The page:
Wednesday, November 16, 2011


"Oh, yeah, the hippie surfer beach."

That's the universal answer about this beach town from almost anyone you ask in Ecuador, even if the person you're asking has never actually been there. So is the description valid?

Well, yes and no.

Cynthia and I decided it was time for an ocean getaway, and since I'm an avid body surfer Montanita had been on my radar for some time. Based on TripAdvisor recommendations I booked an oceanfront room at Hostal Kundalini, a short five minute walk down the beach to town. Our four night stay, including breakfast, plenty of hot water, and daily maid service set us back $120.

We took a van through the foggy Cajas to Guayaquil,

walked a couple of blocks to the bus terminal/mall, bought our tickets, and for the first time in years ate Big Mac's and fries from McDonald's in the food court (Why? Because we're on vacation, dammit!), then rode a very clean and comfortable bus 2 1/2 hours to our destination. We had no idea where our lodging was, but Montanita's really small so the first person we asked promptly directed us to our location just a couple of blocks away.

Kundalini is exactly as described (thanks, TripAdvisors!)--lovely landscaped green space,

large enough rooms with a big bathroom, huge balcony with two hammocks overlooking the ocean,

and juice, coffee/tea, fruit, eggs and toast each morning. But just as important is that five minute distance from what is a real party town. There are numerous night clubs, some of them huge,

and we're told the noise goes on into the wee hours. All we heard each night were the waves outside our room.

Speaking of which, I must comment that it's delightful to wake up each morning to the sounds of songbirds and crashing waves instead of car alarms, buses, and roosters. Cuenca, you know I love you, but I'm just sayin'------------.

Yes, there are certainly a bunch of interesting looking characters wandering the streets in Montanita.

It sometimes surrealistically feels like 1969 again. But then you see families with little kids, clean cut looking exchange students (someone had the excellent idea to open a Spanish school here), baby boomers like us--and dogs. Lots of dogs, so many strolling and lying around that it almost seems like they run the joint and put up with the humans so they can be fed.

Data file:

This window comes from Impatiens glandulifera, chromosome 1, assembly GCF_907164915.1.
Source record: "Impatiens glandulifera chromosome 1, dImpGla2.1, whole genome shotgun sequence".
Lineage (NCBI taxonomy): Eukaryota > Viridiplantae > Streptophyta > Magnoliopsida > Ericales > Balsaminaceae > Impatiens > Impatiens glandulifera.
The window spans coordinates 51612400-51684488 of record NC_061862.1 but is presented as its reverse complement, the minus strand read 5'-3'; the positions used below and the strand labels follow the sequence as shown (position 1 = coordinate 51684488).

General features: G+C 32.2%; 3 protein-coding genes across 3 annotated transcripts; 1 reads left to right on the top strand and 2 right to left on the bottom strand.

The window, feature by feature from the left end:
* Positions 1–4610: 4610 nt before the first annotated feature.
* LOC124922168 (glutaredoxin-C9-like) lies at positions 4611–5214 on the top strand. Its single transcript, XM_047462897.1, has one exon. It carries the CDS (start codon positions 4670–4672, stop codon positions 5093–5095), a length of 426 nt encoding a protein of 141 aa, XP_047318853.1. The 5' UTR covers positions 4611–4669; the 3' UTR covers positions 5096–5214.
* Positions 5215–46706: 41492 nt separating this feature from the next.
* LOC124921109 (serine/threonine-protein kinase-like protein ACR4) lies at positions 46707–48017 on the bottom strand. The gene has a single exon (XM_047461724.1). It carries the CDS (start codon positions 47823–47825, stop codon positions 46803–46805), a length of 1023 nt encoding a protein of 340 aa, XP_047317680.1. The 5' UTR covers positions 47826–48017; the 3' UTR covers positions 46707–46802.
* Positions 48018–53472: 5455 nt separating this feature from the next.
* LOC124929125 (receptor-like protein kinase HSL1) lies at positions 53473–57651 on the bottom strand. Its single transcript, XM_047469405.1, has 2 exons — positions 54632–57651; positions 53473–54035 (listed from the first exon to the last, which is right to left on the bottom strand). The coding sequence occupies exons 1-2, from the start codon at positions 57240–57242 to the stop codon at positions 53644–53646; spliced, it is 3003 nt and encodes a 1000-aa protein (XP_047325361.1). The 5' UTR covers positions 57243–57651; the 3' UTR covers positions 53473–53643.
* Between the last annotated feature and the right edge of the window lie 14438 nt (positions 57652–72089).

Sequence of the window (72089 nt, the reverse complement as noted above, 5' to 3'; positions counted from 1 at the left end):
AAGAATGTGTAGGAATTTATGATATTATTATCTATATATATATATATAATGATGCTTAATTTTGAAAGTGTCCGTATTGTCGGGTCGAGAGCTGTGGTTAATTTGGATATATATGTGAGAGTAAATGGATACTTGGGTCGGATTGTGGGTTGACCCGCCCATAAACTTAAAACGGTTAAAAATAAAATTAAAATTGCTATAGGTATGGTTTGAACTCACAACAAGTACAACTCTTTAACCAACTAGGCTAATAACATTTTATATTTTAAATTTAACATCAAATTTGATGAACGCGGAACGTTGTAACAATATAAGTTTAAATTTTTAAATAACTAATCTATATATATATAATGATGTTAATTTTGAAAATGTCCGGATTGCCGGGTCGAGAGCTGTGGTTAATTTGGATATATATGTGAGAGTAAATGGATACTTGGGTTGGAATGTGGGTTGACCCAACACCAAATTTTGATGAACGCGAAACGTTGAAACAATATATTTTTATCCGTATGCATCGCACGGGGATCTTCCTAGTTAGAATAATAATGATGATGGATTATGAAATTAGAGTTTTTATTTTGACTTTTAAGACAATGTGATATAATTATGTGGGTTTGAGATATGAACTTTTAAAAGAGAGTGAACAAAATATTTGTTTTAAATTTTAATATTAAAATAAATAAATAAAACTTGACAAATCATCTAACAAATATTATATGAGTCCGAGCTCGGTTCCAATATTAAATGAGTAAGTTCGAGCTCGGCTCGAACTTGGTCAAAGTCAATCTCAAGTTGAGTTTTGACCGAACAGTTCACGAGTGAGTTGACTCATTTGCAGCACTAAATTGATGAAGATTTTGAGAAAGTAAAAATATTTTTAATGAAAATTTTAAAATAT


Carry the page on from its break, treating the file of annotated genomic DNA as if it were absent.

The food in Montanita is amazingly great. We kind of expected to find only cheap hippie/surfer grub, but instead we enjoyed excellent shrimp dishes from Peru and Chile, super fresh grilled fish, chicken with pineapple and coconut sauce, kick-ass chicken fajitas, and the best pizza + salad we've had in Ecuador. With cheap beer and 2 for 1 cocktails to wash it all down.

The weather was overcast the first couple of days but consistently warm enough for shorts, a forgotten article of clothing never worn in Cuenca because it’s rarely hot enough to do so plus it’s just not how they roll here. We took long walks on the wide beach (a brown sugar color that reminded us of South Carolina) and I rode waves to the point of exhaustion. Montanita has the best surf in Ecuador with waves that are big, bigger, and biggest.

A bit north of town a spot called The Point is where you find most of the hard core surfers.

There are many inexpensive hostals catering to this crowd there as well as several surfing schools.

I’ve never tried getting up on a board and this is probably not the point in my life where I’m going to attempt such a strenuous activity, but it’s great fun to watch kids whipping through the waves.

On our third day the sun finally broke through and we enjoyed a glorious afternoon and sunset.

At one point we were surprised when some unexpected sun worshippers wandered onto the beach for a visit.

Overall I found Montanita to be the best beach town we’ve visited in Ecuador. Salinas’ beach is too narrow with zero surf, and Bahia, while beautiful, is borderline too far from Cuenca for a quick getaway. Not only is Montanita reasonably close (and certainly affordable), we really enjoyed the youthful energy and happy spirit we found there. We plan to eventually visit all the coastal areas in the country, but Montanita definitely rates a return trip when I need a beach fix.